One could make the same argument in regards to the transporters and how they're able to recreate individuals after disassembly, even though as far as I can tell, subjects aren't put to sleep or deactivated in any sense during the process.

Granted, I'm not saying it makes any sense in a real-life context, but it's worth considering since it is something that occurs in-universe on a regular basis, so it would seem like there's a cause to suspect it's possible without extraordinary effort.


Christopher wrote: View Post
Maybe, if you had enough storage space, then you could store a "snapshot" of the network's pattern of activity at the moment the consciousness was stored, analogous to what Windows does when you put your PC in hibernate mode (only far more complex and detailed). That way, you could use both the stored data and the snapshot of the system's state to create a closely equivalent configuration on a separate system and essentially duplicate the original consciousness. That would explain "Living Witness." But what Data downloaded into B-4 was just his memories; we have no reason to believe it contained such a finely detailed snapshot of his own brain's activity pattern. Which would mean that what Soong retreived from B-4 and downloaded into the new android body wasn't Data's identity, just his knowledge and memory. Which is why I believe that this new "Data" is more an offspring than a resurrection. He's Data Junior.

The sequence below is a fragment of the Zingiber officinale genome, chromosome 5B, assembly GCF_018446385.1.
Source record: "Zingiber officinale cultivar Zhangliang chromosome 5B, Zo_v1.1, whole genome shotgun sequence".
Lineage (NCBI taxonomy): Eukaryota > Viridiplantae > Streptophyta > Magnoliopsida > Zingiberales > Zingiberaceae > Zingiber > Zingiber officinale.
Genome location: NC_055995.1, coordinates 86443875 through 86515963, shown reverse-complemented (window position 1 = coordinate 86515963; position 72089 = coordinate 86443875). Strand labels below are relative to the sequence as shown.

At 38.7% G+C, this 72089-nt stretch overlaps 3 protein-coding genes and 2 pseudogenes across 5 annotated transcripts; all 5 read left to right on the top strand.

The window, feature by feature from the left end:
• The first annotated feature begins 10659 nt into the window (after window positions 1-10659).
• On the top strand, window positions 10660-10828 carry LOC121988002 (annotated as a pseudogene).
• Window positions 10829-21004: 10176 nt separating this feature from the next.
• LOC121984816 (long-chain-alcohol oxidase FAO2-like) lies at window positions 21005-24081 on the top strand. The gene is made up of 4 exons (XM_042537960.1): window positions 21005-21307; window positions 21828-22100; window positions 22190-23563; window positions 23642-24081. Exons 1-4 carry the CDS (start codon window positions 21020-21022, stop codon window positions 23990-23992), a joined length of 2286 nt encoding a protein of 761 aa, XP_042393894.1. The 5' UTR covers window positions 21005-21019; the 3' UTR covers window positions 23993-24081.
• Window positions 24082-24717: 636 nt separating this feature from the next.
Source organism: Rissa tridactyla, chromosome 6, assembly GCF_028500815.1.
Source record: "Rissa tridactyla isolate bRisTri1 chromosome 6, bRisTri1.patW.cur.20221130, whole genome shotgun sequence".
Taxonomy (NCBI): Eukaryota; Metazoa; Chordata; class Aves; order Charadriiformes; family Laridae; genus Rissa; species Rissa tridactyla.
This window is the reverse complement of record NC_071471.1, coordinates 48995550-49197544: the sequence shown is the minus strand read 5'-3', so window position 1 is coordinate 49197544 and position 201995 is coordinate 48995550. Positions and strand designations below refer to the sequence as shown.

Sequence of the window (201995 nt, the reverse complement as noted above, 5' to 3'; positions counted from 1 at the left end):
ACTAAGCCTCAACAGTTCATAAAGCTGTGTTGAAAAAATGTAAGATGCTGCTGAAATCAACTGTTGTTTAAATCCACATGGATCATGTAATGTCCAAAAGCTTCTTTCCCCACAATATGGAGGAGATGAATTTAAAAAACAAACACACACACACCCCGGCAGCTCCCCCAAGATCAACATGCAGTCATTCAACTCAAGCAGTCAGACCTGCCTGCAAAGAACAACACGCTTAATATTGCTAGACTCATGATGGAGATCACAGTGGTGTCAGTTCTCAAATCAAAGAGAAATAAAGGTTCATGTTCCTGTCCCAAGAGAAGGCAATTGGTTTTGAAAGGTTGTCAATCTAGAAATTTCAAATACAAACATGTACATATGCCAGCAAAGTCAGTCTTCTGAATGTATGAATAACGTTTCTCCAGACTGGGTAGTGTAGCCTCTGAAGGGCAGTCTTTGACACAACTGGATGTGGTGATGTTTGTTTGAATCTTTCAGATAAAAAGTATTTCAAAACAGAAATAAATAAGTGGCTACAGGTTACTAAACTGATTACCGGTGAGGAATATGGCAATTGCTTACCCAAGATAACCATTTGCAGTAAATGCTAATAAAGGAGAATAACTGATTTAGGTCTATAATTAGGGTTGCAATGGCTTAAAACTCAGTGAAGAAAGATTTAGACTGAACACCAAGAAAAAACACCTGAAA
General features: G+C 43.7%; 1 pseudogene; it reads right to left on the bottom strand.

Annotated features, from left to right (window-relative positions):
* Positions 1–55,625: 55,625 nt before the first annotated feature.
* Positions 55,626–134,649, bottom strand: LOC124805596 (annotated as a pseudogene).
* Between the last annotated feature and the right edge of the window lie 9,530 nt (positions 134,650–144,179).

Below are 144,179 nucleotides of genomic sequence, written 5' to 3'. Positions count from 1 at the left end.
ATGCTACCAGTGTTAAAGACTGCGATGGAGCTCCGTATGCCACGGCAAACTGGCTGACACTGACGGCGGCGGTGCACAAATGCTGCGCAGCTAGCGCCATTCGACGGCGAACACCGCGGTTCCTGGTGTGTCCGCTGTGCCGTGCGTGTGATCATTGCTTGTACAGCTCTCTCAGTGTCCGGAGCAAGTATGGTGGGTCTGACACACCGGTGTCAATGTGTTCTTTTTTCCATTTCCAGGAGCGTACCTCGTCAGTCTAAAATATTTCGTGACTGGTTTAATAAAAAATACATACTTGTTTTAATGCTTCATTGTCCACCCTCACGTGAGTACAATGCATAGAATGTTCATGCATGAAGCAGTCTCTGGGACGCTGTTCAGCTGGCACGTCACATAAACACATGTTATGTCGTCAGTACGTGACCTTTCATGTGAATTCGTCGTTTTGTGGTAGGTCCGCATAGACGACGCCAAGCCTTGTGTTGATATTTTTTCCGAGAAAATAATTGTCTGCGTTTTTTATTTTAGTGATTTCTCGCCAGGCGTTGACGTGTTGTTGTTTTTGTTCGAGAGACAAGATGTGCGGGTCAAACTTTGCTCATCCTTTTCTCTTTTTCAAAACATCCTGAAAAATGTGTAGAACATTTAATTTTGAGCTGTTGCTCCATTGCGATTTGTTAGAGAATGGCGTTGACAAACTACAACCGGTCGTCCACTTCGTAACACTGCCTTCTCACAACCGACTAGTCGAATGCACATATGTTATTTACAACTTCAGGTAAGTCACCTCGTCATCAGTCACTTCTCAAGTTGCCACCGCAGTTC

From a 'real world' perspective, that's how I would see this working, as copying a dynamic, fully operating brain, whether organic or artificial, does seem a bit unfeasable. But I suppose that depends on whether you think that an artificial consciousness is mere software or if it's as bound to it's medium as our own consciousness appears to be. If it's software, or can be actualized that way, I suppose you could copy, clone, merge, etc. any way you wanted to. But if it's bound by hardware, that would complicate matters, wouldn't it?

Unfortunately, we just don't really know anything about how positronic brains work. And Star Trek seems to have played both sides of the argument in that, sometimes, it seems that Data is mere software in an amulbatory body, which could transfer from it to the Enterprise computer, to other computer systems, etc. Other times, he seems just as trapped in his brain as we are. They did the same thing to the Doctor in VGR, which made even less sense, in my opinion.

But if memories were all that made a man, wouldn't Data have gone mad when he absorbed Lore's memories and experiences or had a similar cascade failure as Lal when he downloaded her? It seems odd that Soong would simply erase himself and turn himself into a clone of Data. Something about that doesn't quite ring true, especially given the 'dream sequence' where he wakes Data. I'm getting away from science and more into the metaphysical at this point (Metaphycial cybernetics!), but that scene impressed me with the idea that, in that moment, Soong, Data and B-4 were all distinct and full individuals. Were Data just a memory substrate with no 'soul', I can't see that scene playing out the same way. But at this point, I'm not arguing from a position of science so much as my perspective as a reader, so take that as you will..
Bonzo the Fifth is offline   Reply With Quote